|Electronics & Music Maker - March 1985|
To sample or not to sample, that is the question.
As 'Newsdesk' takes a month's breather in the wake of the Frankfurt Musik Messe, we devote an extra page to your comments and queries.
Programmable Digital Waveform Polysynth
An intriguing new synth design that tries to combine digital waveform generation with analogue control. Does it achieve its objectives? Dan Goldstein thinks it does - just.
Electronic Drum Module and Super Pads
To complete their recent flurry of new products, the Cambridgeshire company have come up with a programmable drum synth module and a set of 'Super Pads' specially designed for it. Nigel Lord takes the system for a trial run.
Real Time Performance System
Paul Wiffen heads off into dreamland to sample the delights of New England Digital's latest improvement package for what's arguably the world's most prestigious computer music system. Not surprisingly, he gives it the thumbs up.
A single electronic pad with a handful of controls and an IC socket underneath it. It doesn't look like a recipe for tremendous excitement, but Paul White finds that there's more to the SDS1 than meets the eye.
Computer Music System
Gerry Queen brings us an exclusive preview of what will be Britain's first custom-designed computer music system - from the people who brought you the OSCar monosynth. It's capable of combining analogue, digital and sampled sound sources, and it's cheap.
MIDI Connection Matrix
There are now more peripheral MIDI devices than there are MIDI-equipped musical instruments. Trish McGrath treads through the debris to report on an ingenious connection matrix from London's Syco Systems.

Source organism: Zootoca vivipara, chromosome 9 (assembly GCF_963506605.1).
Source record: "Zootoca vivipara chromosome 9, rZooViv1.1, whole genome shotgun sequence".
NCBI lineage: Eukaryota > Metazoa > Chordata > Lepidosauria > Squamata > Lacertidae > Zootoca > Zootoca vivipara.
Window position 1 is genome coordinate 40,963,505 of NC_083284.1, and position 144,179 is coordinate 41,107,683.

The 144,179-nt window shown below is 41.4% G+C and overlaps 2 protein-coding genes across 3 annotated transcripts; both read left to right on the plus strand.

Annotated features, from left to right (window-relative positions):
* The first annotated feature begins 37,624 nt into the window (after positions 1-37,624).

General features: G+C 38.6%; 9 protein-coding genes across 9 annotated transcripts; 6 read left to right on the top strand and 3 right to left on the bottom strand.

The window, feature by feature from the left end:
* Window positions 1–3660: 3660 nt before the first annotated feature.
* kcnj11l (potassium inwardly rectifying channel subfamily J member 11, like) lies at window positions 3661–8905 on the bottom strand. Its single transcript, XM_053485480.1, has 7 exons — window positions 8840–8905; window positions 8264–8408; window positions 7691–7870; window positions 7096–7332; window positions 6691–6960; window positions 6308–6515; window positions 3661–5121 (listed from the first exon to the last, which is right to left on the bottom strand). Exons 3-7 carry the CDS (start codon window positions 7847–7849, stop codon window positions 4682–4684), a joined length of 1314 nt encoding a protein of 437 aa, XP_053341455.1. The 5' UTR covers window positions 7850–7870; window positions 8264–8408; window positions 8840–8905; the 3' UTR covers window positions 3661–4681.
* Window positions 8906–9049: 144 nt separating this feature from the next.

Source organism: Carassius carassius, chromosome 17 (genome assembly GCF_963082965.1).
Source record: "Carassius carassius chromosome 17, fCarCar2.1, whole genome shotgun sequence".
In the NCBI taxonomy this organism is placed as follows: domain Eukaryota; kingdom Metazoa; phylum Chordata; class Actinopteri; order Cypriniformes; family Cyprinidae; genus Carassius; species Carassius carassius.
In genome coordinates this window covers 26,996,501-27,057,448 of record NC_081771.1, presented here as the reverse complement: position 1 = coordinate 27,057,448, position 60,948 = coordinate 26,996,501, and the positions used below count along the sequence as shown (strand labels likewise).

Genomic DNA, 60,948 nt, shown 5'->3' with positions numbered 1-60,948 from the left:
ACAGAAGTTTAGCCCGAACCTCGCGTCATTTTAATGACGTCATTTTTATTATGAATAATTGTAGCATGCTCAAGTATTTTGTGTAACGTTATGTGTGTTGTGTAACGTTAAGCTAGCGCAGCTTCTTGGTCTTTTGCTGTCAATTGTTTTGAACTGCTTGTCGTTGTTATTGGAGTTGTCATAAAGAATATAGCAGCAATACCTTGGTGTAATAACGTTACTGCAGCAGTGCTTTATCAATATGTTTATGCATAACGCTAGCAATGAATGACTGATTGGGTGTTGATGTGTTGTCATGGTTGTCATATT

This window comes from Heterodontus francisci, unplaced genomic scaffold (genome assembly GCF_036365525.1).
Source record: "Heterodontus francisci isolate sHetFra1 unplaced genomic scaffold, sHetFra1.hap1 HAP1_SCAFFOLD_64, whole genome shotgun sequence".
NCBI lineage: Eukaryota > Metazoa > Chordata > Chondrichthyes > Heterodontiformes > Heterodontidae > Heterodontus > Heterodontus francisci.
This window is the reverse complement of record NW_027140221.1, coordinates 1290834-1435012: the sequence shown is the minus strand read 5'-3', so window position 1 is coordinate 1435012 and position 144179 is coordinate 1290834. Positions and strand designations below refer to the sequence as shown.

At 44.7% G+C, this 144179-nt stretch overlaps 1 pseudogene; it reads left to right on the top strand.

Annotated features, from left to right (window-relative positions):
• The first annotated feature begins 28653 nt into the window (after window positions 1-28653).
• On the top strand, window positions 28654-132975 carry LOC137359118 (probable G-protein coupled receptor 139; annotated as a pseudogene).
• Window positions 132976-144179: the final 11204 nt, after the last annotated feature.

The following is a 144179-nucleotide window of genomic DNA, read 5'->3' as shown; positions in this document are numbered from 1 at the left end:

The Good, The Bad and The Ugly at Frankfurt's Musical Fiesta
Five pages of glorious colour on the exhibition to end all exhibitions - the annual Frankfurt Musik Messe. Dan Goldstein comes hotfoot from Germany to report on the latest developments on the hi-tech music scene. And there are a lot of them.
Guitars Go Avant Garde | Steve Tibbetts
The best-known instrumentalists aren't necessarily the ones with the most to say. We chat to American avant garde guitar player Steve Tibbetts via the postal service, and find he's got a lot of views worth hearing.
Matthew Vosburgh attaches tape recorder to tripod and lets New Order add their words to his pictures. He also traces the recorded history of one of Britain's most influential modem music outfits.
We conclude our coverage of this build-it-yourself synth voice card, with a parts list and some application notes for the adventurous.
If you're a complete newcomer to the world of synthesisers, this is the series for you. Steve Howell takes a beginner's look at filters.
The readers' synth sound page. This month's featured instruments include the Roland JX3P, Yamaha DX9 and Korg Poly 800.
Part 5. Tidying Up
Co-designer Tim Orr takes us through the mechanical construction and front panel controls of the MIDI Controlled Sampler.
Remember the South Bank Show's electronic music special not so long ago? David Ellis will probably never forget it.
Details of a new German computer musical instrument, MIDI software for the Apple Macintosh, and Passport's latest Commodore 64 music packages.
David Ellis digs deep inside Yamaha's MSX music computer, and finds it's capable of interfacing with more external hardware than its manufacturers seem willing to disclose...
After a two-month absence, Jim Grant returns to the fold with some notes on CMI waveforms, lightpens and interpolation.
Add-on for BBC Micro
David Ellis casts a critical eye over a new music keyboard for the BBC Micro that controls the computer's internal sound chip and is compatible with Acorn's Music 500 synth add-on.
Software writer Jay Chapman introduces us to DX7ED, a patch editing program for Yamaha's FM poly, the BBC B, and E&MM's own BeeBMIDI interface.